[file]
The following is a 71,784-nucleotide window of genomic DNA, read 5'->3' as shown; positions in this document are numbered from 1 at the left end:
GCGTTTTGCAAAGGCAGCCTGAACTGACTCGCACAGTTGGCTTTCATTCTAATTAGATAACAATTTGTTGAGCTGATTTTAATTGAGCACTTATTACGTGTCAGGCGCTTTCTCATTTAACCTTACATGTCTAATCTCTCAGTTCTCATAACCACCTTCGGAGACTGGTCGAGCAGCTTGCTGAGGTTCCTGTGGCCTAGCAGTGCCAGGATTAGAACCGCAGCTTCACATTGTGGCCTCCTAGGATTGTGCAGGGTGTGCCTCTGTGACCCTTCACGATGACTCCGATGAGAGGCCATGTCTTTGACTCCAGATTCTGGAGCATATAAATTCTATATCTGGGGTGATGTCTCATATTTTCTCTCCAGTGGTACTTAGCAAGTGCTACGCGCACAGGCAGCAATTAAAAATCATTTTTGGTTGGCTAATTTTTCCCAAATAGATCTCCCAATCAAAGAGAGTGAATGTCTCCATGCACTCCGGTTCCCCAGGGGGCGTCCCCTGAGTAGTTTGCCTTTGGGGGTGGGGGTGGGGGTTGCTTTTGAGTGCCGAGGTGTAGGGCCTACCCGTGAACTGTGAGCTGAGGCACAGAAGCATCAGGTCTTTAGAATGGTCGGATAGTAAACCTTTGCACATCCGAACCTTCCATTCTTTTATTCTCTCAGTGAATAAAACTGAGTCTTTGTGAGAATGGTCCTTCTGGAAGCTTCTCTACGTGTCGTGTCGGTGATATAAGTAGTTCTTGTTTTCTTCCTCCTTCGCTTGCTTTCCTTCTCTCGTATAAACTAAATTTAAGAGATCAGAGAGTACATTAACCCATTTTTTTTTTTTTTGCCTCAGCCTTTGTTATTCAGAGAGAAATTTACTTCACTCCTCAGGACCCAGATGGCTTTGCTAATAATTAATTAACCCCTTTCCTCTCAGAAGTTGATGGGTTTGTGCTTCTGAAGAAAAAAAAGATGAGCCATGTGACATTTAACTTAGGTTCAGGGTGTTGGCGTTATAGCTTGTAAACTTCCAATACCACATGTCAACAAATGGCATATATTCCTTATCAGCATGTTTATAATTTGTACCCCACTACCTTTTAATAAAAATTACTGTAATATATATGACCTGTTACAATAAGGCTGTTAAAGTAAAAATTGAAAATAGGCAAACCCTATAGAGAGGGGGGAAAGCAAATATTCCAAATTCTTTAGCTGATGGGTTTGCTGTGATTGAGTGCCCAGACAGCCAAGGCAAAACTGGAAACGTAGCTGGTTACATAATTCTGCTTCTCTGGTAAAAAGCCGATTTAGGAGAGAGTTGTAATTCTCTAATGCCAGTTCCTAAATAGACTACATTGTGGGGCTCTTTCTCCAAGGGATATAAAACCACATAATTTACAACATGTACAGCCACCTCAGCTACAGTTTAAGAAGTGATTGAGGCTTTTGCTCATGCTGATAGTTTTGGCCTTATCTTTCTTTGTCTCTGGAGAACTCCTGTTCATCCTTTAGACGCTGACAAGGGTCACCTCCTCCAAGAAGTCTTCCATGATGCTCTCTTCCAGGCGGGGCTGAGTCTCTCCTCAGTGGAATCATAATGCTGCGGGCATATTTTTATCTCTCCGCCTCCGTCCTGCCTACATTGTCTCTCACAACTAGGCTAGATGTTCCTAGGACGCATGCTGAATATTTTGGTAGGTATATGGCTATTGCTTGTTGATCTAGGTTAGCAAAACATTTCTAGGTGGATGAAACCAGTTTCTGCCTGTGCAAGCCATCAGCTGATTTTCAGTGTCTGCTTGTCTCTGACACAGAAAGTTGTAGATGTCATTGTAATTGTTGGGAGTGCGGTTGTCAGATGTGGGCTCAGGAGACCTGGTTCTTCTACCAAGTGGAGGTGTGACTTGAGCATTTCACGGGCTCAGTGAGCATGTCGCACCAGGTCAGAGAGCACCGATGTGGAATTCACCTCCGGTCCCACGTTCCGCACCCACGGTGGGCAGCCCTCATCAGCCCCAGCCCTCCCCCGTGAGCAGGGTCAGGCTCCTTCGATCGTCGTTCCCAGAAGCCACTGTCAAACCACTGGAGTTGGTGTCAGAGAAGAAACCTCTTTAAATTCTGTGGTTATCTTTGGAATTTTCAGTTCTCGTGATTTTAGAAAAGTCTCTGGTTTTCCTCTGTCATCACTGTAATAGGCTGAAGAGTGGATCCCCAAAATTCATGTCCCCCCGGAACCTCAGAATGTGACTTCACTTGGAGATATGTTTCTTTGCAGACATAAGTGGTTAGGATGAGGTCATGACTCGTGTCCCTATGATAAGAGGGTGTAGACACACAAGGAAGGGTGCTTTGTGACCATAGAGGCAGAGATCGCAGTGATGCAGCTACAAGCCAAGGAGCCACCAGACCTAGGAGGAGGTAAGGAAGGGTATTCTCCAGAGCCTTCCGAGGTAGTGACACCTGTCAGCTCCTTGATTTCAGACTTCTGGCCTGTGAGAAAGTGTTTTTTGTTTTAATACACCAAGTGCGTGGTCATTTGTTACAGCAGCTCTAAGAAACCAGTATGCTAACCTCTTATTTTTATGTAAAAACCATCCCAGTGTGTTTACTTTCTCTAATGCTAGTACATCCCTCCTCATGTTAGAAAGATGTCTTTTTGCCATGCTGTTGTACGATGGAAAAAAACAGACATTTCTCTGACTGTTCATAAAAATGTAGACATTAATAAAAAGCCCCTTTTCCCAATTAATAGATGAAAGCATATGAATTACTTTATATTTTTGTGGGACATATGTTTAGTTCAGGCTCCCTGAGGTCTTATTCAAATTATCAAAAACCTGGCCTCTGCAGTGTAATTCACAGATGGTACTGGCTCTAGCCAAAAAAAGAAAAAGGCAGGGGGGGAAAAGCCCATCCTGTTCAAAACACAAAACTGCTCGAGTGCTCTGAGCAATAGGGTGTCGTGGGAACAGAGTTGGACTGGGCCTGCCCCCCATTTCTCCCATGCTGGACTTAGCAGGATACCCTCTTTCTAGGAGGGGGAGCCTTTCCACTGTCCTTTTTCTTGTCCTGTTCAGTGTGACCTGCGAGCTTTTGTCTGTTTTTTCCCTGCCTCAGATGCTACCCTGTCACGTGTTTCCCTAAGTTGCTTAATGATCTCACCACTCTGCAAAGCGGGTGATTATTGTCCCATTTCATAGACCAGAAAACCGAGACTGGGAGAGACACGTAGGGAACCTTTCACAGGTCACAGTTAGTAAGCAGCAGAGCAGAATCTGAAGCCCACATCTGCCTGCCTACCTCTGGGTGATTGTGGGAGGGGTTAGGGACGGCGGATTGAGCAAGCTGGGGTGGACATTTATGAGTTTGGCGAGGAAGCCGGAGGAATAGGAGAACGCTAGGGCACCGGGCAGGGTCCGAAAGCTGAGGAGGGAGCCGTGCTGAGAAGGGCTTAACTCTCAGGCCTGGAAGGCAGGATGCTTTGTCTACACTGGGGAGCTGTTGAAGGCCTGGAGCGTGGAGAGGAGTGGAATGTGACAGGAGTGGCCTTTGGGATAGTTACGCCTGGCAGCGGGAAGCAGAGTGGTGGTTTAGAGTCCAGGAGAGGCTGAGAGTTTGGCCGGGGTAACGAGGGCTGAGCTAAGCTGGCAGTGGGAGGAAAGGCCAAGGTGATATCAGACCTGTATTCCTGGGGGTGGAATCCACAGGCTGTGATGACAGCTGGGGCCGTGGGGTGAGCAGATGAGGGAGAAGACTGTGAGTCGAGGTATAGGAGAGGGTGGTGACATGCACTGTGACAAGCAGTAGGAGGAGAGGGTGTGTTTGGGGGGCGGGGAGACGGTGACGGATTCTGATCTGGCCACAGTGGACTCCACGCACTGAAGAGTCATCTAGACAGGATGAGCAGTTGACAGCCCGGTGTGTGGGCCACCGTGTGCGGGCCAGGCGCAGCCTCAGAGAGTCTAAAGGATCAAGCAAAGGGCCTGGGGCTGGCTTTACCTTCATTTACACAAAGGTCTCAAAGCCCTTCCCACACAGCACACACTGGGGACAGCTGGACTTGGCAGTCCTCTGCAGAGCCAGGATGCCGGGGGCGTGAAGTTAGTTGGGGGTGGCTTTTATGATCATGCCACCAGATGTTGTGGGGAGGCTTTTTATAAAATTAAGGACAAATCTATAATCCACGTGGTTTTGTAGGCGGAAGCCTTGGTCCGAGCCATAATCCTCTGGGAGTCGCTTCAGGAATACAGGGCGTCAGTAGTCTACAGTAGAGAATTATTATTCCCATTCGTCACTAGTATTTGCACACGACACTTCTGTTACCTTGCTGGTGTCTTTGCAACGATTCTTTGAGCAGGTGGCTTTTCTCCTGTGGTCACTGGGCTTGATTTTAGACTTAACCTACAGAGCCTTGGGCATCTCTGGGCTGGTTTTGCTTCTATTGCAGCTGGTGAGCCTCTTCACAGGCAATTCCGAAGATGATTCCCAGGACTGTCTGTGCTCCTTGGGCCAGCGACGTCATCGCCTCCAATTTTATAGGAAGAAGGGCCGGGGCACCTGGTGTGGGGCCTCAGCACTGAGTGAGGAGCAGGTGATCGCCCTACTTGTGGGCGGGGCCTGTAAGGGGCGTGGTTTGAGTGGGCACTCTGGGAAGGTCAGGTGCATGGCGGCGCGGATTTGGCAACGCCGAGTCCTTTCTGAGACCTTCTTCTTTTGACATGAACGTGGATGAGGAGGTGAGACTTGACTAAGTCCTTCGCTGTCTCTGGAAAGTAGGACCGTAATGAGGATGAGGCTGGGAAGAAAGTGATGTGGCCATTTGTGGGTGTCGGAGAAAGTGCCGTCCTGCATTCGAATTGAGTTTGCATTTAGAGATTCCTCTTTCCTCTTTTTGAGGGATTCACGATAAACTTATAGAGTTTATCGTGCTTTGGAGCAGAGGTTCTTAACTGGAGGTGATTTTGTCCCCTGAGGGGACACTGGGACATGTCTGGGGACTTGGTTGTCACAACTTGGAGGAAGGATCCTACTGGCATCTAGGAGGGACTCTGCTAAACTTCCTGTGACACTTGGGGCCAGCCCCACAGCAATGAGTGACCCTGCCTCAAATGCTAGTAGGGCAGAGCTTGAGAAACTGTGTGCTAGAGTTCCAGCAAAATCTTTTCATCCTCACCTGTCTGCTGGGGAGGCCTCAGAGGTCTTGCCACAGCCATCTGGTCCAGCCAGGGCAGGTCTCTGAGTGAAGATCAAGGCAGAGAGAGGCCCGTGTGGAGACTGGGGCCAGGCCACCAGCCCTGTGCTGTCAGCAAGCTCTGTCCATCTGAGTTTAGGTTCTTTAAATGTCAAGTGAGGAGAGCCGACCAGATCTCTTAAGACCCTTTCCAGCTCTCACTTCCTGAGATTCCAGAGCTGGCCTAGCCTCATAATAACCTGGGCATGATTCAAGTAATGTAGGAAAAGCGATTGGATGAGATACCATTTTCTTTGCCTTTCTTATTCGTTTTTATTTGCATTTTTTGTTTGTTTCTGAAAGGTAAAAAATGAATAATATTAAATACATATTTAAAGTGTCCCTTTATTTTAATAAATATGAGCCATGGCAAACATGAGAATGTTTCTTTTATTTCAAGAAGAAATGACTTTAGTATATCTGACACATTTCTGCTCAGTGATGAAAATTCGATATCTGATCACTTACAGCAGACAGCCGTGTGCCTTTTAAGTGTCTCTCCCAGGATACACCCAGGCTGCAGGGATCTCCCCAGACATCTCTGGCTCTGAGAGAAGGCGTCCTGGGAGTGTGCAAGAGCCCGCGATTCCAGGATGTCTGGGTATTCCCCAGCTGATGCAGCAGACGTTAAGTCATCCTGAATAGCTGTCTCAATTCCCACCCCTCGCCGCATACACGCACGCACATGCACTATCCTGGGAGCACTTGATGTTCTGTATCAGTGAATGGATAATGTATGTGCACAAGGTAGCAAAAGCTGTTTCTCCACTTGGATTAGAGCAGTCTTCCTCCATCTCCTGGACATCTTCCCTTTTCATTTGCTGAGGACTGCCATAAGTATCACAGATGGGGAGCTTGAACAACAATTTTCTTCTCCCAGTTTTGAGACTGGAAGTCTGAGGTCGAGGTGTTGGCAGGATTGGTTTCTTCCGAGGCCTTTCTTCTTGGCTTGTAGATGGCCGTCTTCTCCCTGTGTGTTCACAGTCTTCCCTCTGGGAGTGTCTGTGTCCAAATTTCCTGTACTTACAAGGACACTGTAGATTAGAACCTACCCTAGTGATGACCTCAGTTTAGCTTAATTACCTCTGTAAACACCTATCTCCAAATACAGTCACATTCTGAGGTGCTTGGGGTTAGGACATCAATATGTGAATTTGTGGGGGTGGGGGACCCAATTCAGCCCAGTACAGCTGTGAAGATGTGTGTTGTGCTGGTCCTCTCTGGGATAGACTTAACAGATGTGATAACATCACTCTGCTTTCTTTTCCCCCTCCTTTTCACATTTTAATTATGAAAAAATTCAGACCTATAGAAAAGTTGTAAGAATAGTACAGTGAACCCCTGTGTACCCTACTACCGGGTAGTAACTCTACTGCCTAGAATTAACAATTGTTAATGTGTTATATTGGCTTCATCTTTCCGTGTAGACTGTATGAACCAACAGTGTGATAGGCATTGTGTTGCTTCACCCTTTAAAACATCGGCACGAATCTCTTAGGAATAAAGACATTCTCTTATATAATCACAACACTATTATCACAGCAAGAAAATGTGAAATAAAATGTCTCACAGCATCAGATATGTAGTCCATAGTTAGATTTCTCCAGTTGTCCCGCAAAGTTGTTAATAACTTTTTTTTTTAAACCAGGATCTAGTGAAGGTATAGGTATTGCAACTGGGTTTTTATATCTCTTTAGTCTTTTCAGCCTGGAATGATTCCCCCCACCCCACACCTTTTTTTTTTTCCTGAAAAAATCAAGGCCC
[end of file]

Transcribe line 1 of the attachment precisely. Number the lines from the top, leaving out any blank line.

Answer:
The following is a 71,784-nucleotide window of genomic DNA, read 5'->3' as shown; positions in this document are numbered from 1 at the left end: